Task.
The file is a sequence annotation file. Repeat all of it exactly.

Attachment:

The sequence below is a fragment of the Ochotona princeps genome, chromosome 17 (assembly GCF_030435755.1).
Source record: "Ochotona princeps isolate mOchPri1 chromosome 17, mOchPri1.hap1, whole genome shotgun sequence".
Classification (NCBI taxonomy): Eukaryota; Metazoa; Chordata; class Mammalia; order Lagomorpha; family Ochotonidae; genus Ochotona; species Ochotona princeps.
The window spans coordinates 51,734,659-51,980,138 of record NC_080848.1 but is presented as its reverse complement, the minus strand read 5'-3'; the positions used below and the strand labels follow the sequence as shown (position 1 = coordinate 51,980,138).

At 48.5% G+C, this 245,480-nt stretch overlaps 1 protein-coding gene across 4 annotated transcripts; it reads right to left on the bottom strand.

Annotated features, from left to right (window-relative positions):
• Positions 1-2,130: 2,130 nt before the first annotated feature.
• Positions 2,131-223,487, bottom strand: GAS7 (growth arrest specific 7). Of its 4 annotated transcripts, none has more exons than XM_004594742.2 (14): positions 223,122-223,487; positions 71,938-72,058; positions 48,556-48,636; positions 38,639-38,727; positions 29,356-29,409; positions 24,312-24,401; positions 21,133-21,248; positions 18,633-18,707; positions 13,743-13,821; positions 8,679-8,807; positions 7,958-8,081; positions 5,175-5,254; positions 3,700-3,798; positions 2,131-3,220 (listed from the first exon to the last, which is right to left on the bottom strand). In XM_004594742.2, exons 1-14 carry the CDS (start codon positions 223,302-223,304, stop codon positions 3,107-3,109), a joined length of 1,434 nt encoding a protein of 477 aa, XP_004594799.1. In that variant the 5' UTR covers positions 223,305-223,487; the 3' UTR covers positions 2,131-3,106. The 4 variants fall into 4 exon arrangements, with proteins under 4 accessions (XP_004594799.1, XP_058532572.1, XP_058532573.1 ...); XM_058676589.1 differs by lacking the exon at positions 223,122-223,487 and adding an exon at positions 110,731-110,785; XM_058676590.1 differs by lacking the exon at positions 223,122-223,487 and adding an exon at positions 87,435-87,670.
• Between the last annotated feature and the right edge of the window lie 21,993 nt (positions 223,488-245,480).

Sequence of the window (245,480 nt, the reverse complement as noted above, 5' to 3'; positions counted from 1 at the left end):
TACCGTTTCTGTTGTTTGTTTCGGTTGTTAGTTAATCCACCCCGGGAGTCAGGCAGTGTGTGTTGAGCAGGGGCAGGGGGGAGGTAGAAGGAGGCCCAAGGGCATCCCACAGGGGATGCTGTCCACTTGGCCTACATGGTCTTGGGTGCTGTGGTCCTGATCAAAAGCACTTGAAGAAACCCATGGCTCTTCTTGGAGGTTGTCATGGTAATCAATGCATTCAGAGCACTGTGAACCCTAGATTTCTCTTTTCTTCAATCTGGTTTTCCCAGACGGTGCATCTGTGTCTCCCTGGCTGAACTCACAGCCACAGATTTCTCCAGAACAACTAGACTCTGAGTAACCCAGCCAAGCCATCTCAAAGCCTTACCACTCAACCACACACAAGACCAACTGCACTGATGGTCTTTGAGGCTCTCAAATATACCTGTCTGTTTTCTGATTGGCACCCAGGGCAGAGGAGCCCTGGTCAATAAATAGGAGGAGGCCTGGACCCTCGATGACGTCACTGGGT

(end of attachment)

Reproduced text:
The sequence below is a fragment of the Ochotona princeps genome, chromosome 17 (assembly GCF_030435755.1).
Source record: "Ochotona princeps isolate mOchPri1 chromosome 17, mOchPri1.hap1, whole genome shotgun sequence".
Classification (NCBI taxonomy): Eukaryota; Metazoa; Chordata; class Mammalia; order Lagomorpha; family Ochotonidae; genus Ochotona; species Ochotona princeps.
The window spans coordinates 51,734,659-51,980,138 of record NC_080848.1 but is presented as its reverse complement, the minus strand read 5'-3'; the positions used below and the strand labels follow the sequence as shown (position 1 = coordinate 51,980,138).

At 48.5% G+C, this 245,480-nt stretch overlaps 1 protein-coding gene across 4 annotated transcripts; it reads right to left on the bottom strand.

Annotated features, from left to right (window-relative positions):
• Positions 1-2,130: 2,130 nt before the first annotated feature.
• Positions 2,131-223,487, bottom strand: GAS7 (growth arrest specific 7). Of its 4 annotated transcripts, none has more exons than XM_004594742.2 (14): positions 223,122-223,487; positions 71,938-72,058; positions 48,556-48,636; positions 38,639-38,727; positions 29,356-29,409; positions 24,312-24,401; positions 21,133-21,248; positions 18,633-18,707; positions 13,743-13,821; positions 8,679-8,807; positions 7,958-8,081; positions 5,175-5,254; positions 3,700-3,798; positions 2,131-3,220 (listed from the first exon to the last, which is right to left on the bottom strand). In XM_004594742.2, exons 1-14 carry the CDS (start codon positions 223,302-223,304, stop codon positions 3,107-3,109), a joined length of 1,434 nt encoding a protein of 477 aa, XP_004594799.1. In that variant the 5' UTR covers positions 223,305-223,487; the 3' UTR covers positions 2,131-3,106. The 4 variants fall into 4 exon arrangements, with proteins under 4 accessions (XP_004594799.1, XP_058532572.1, XP_058532573.1 ...); XM_058676589.1 differs by lacking the exon at positions 223,122-223,487 and adding an exon at positions 110,731-110,785; XM_058676590.1 differs by lacking the exon at positions 223,122-223,487 and adding an exon at positions 87,435-87,670.
• Between the last annotated feature and the right edge of the window lie 21,993 nt (positions 223,488-245,480).

Sequence of the window (245,480 nt, the reverse complement as noted above, 5' to 3'; positions counted from 1 at the left end):
TACCGTTTCTGTTGTTTGTTTCGGTTGTTAGTTAATCCACCCCGGGAGTCAGGCAGTGTGTGTTGAGCAGGGGCAGGGGGGAGGTAGAAGGAGGCCCAAGGGCATCCCACAGGGGATGCTGTCCACTTGGCCTACATGGTCTTGGGTGCTGTGGTCCTGATCAAAAGCACTTGAAGAAACCCATGGCTCTTCTTGGAGGTTGTCATGGTAATCAATGCATTCAGAGCACTGTGAACCCTAGATTTCTCTTTTCTTCAATCTGGTTTTCCCAGACGGTGCATCTGTGTCTCCCTGGCTGAACTCACAGCCACAGATTTCTCCAGAACAACTAGACTCTGAGTAACCCAGCCAAGCCATCTCAAAGCCTTACCACTCAACCACACACAAGACCAACTGCACTGATGGTCTTTGAGGCTCTCAAATATACCTGTCTGTTTTCTGATTGGCACCCAGGGCAGAGGAGCCCTGGTCAATAAATAGGAGGAGGCCTGGACCCTCGATGACGTCACTGGGT